2. When you are ready to bake the monkey breads, line 6 wells of a 12-cup muffin pan with tulip liners. Place the liners in alternating cups so the monkey breads are spaced apart from each other. (The monkey breads will rise and overflow the cups a bit as they bake, and this way they won't flow into each other.)

3. In a large bowl, combine the sour cream, sugar, and cinnamon, whisking to combine. Add the frozen pieces of brioche and mix well until all the pieces are well coated.

4. Divide the brioche mixture evenly among the tulip liners. Place the muffin pan in a warm place until the breads double in size, about 2 1/2 hours. When the monkey breads are doubled, they will rise to the tops of the muffin cups (not to the tops of the tulip liners, which extend well above the muffin pan), and they will be slightly domed. While the breads are rising, preheat the oven to 375 F.

5. Sprinkle the top of each monkey bread with streusel, dividing the streusel evenly among the cups. (This will seem like more streusel than you need, but use it all, because the tops of the monkey breads rise dramatically in the oven.)

6. Put the muffin pan in the oven and bake until the brioche is cooked and the monkey breads are deep golden brown on top, 24 to 26 minutes. Remove the pan from the oven and allow to cool on a wire rack for 5 to 10 minutes. Remove the monkey breads from the muffin cups and serve warm with ramekins of caramel sauce for dipping.

Pecan Chocolate Tart
Chocolate Caramel Pecan Tart


All-Butter Pastry Dough (page 234), divided into 2 unequal (about two-third and one-third) flattened rounds and chilled for 1 hour or more
1 cup plus 2 tablespoons (7 1/2 ounces/210 grams) sugar
1/3 cup (2 5/8 ounces/75 grams) water
1 cup (8 ounces/227 grams) heavy cream
1/3 cup (4 ounces/113 grams) honey
4 tablespoons 1/2 stick/2 ounces/60 grams) unsalted butter, cut into 1/2-inch dice
2 cups (8 1/2 ounces/240 grams) toasted, cooled, and chopped pecans (see "How to Toast and Chop Nuts," page 13)
2 teaspoons pure vanilla extract
1/2 teaspoon kosher salt
Starch water (see page 159)
Chocolate Honey Glaze (page 255), cooled for 5 to 10 minutes but still warm and liquid

This is one of the first recipes we put on the dessert menu when we opened the doors at the Dahlia Lounge more than twenty years ago, and it's still one of my favorites. The caramel pecan filling is baked inside a double-crust tart. Then, after the tart is unmolded, you turn it upside down so the flat side is up and cover it with a chocolate glaze, which makes it look like a chocolate torte or cake. But when you slice and serve the tart, what you get is the best-ever candy bar of chewy pecan caramel drenched with dark chocolate. Serve each wedge of tart with a spoonful of Sweetened Whipped Cream (page 193) or a scoop of Vanilla Bean Ice Cream (page 326).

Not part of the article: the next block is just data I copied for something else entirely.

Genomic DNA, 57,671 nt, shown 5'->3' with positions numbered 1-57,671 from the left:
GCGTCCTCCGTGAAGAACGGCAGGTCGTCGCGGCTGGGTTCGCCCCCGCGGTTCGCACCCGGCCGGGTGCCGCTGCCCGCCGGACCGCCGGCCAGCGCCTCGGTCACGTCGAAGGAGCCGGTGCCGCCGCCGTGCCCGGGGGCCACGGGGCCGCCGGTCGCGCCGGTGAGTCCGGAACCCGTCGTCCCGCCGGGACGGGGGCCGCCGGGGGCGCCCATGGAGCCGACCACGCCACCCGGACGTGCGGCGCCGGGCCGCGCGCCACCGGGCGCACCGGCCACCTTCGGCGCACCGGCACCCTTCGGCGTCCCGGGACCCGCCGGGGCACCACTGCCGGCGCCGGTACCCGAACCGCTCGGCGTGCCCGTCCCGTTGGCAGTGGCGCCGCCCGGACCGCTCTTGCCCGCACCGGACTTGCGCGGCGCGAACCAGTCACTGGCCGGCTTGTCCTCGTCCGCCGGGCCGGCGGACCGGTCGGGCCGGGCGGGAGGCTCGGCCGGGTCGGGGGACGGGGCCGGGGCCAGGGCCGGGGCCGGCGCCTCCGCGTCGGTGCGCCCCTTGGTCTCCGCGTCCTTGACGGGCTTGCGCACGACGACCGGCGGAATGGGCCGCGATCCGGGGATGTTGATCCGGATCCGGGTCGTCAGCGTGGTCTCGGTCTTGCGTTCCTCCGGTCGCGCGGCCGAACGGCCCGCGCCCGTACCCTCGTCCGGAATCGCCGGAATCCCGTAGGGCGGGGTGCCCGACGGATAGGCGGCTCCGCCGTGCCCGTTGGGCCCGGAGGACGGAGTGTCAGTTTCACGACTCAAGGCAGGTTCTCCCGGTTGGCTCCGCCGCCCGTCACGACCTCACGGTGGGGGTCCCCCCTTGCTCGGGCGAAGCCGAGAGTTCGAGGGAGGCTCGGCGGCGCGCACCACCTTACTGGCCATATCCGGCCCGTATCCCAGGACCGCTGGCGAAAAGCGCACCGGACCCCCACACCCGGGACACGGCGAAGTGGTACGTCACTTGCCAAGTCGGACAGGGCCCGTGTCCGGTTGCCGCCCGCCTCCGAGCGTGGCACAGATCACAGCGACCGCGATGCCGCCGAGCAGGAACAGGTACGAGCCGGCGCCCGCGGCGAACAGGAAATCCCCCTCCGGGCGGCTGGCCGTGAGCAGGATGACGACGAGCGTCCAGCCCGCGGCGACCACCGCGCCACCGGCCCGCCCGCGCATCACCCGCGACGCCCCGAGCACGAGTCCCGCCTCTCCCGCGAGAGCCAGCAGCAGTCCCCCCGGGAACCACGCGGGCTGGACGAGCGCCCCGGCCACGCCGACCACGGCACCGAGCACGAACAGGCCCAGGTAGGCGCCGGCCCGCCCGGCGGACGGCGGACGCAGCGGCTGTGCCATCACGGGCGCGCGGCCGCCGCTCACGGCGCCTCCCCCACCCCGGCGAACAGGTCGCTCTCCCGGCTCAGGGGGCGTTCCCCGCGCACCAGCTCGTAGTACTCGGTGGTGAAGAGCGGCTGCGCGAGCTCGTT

When caramelizing the sugar, choose a saucepan deep enough to give the cream room to sputter and bubble up when it is poured into the hot sugar. A 3- or 4-quart heavy-bottomed saucepan, such as All-Clad, is ideal.

Tart leftovers hold well for a few days, wrapped in plastic wrap and left at room temperature.

Making this tart is time consuming, and is probably best done over two days. The All-Butter Pastry Dough has to chill for an hour or more before rolling. The tart, after baking, must cool for at least 4 hours before being glazed, or just let the tart rest at room temperature overnight. The glaze will also need a few hours to set.

1. Unwrap the larger round of dough and place it on a lightly floured work surface. Using a rolling pin, roll the dough into a round about 1/8 inch thick and 12 or 13 inches in diameter. Use flour as needed to roll the dough and lift the dough occasionally using a plastic pastry scraper as you are working to check that the dough is not sticking to the work surface. Transfer the dough to the tart pan. It's easiest to transfer the dough by folding it into quarters. Pick up the folded dough and place it in the pan, with the pointed tip of the dough in the center of the pan, then unfold gently. Ease the dough gently into the pan, patting it up against the sides. Trim the overhanging dough to 1/4 to 1/2 inch. Refrigerate the pastry-lined pan until you are ready to fill it.